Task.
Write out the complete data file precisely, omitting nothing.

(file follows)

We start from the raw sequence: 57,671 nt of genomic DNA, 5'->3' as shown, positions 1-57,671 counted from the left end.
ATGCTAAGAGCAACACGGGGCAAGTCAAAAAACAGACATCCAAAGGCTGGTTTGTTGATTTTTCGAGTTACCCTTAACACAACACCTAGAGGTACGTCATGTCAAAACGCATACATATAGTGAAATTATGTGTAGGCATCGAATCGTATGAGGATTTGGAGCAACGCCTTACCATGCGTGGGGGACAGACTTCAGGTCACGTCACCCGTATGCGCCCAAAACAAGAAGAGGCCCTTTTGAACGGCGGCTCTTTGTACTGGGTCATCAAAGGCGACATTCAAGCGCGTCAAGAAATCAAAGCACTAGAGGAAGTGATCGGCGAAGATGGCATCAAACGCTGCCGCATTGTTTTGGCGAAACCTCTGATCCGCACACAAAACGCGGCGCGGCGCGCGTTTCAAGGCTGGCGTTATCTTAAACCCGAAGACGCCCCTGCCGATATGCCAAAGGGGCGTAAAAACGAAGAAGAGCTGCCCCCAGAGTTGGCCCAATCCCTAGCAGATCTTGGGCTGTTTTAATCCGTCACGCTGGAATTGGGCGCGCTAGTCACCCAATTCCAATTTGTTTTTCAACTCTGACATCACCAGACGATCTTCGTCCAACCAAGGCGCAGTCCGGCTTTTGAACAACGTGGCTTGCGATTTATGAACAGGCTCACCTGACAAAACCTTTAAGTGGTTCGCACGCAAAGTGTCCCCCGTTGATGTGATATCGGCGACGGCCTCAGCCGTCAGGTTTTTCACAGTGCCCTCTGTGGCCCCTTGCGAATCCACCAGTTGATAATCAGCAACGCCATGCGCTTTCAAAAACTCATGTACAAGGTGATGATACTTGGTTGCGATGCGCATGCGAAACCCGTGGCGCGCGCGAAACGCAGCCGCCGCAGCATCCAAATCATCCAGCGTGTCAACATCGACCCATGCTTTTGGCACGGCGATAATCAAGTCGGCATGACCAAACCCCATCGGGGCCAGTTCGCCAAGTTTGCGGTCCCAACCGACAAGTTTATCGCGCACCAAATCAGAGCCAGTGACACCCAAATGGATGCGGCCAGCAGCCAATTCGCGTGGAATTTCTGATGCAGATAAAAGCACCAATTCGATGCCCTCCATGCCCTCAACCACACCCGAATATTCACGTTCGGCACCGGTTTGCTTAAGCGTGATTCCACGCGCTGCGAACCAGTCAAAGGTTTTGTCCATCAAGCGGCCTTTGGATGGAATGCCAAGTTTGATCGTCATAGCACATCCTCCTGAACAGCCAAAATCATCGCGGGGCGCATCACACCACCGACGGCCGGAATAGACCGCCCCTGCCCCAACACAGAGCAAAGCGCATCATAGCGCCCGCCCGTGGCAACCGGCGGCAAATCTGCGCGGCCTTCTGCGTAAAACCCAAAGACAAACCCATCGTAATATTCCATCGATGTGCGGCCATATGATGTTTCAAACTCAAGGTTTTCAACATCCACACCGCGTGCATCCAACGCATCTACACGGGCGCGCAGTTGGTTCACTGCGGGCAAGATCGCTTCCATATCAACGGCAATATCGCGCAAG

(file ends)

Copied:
We start from the raw sequence: 57,671 nt of genomic DNA, 5'->3' as shown, positions 1-57,671 counted from the left end.
ATGCTAAGAGCAACACGGGGCAAGTCAAAAAACAGACATCCAAAGGCTGGTTTGTTGATTTTTCGAGTTACCCTTAACACAACACCTAGAGGTACGTCATGTCAAAACGCATACATATAGTGAAATTATGTGTAGGCATCGAATCGTATGAGGATTTGGAGCAACGCCTTACCATGCGTGGGGGACAGACTTCAGGTCACGTCACCCGTATGCGCCCAAAACAAGAAGAGGCCCTTTTGAACGGCGGCTCTTTGTACTGGGTCATCAAAGGCGACATTCAAGCGCGTCAAGAAATCAAAGCACTAGAGGAAGTGATCGGCGAAGATGGCATCAAACGCTGCCGCATTGTTTTGGCGAAACCTCTGATCCGCACACAAAACGCGGCGCGGCGCGCGTTTCAAGGCTGGCGTTATCTTAAACCCGAAGACGCCCCTGCCGATATGCCAAAGGGGCGTAAAAACGAAGAAGAGCTGCCCCCAGAGTTGGCCCAATCCCTAGCAGATCTTGGGCTGTTTTAATCCGTCACGCTGGAATTGGGCGCGCTAGTCACCCAATTCCAATTTGTTTTTCAACTCTGACATCACCAGACGATCTTCGTCCAACCAAGGCGCAGTCCGGCTTTTGAACAACGTGGCTTGCGATTTATGAACAGGCTCACCTGACAAAACCTTTAAGTGGTTCGCACGCAAAGTGTCCCCCGTTGATGTGATATCGGCGACGGCCTCAGCCGTCAGGTTTTTCACAGTGCCCTCTGTGGCCCCTTGCGAATCCACCAGTTGATAATCAGCAACGCCATGCGCTTTCAAAAACTCATGTACAAGGTGATGATACTTGGTTGCGATGCGCATGCGAAACCCGTGGCGCGCGCGAAACGCAGCCGCCGCAGCATCCAAATCATCCAGCGTGTCAACATCGACCCATGCTTTTGGCACGGCGATAATCAAGTCGGCATGACCAAACCCCATCGGGGCCAGTTCGCCAAGTTTGCGGTCCCAACCGACAAGTTTATCGCGCACCAAATCAGAGCCAGTGACACCCAAATGGATGCGGCCAGCAGCCAATTCGCGTGGAATTTCTGATGCAGATAAAAGCACCAATTCGATGCCCTCCATGCCCTCAACCACACCCGAATATTCACGTTCGGCACCGGTTTGCTTAAGCGTGATTCCACGCGCTGCGAACCAGTCAAAGGTTTTGTCCATCAAGCGGCCTTTGGATGGAATGCCAAGTTTGATCGTCATAGCACATCCTCCTGAACAGCCAAAATCATCGCGGGGCGCATCACACCACCGACGGCCGGAATAGACCGCCCCTGCCCCAACACAGAGCAAAGCGCATCATAGCGCCCGCCCGTGGCAACCGGCGGCAAATCTGCGCGGCCTTCTGCGTAAAACCCAAAGACAAACCCATCGTAATATTCCATCGATGTGCGGCCATATGATGTTTCAAACTCAAGGTTTTCAACATCCACACCGCGTGCATCCAACGCATCTACACGGGCGCGCAGTTGGTTCACTGCGGGCAAGATCGCTTCCATATCAACGGCAATATCGCGCAAG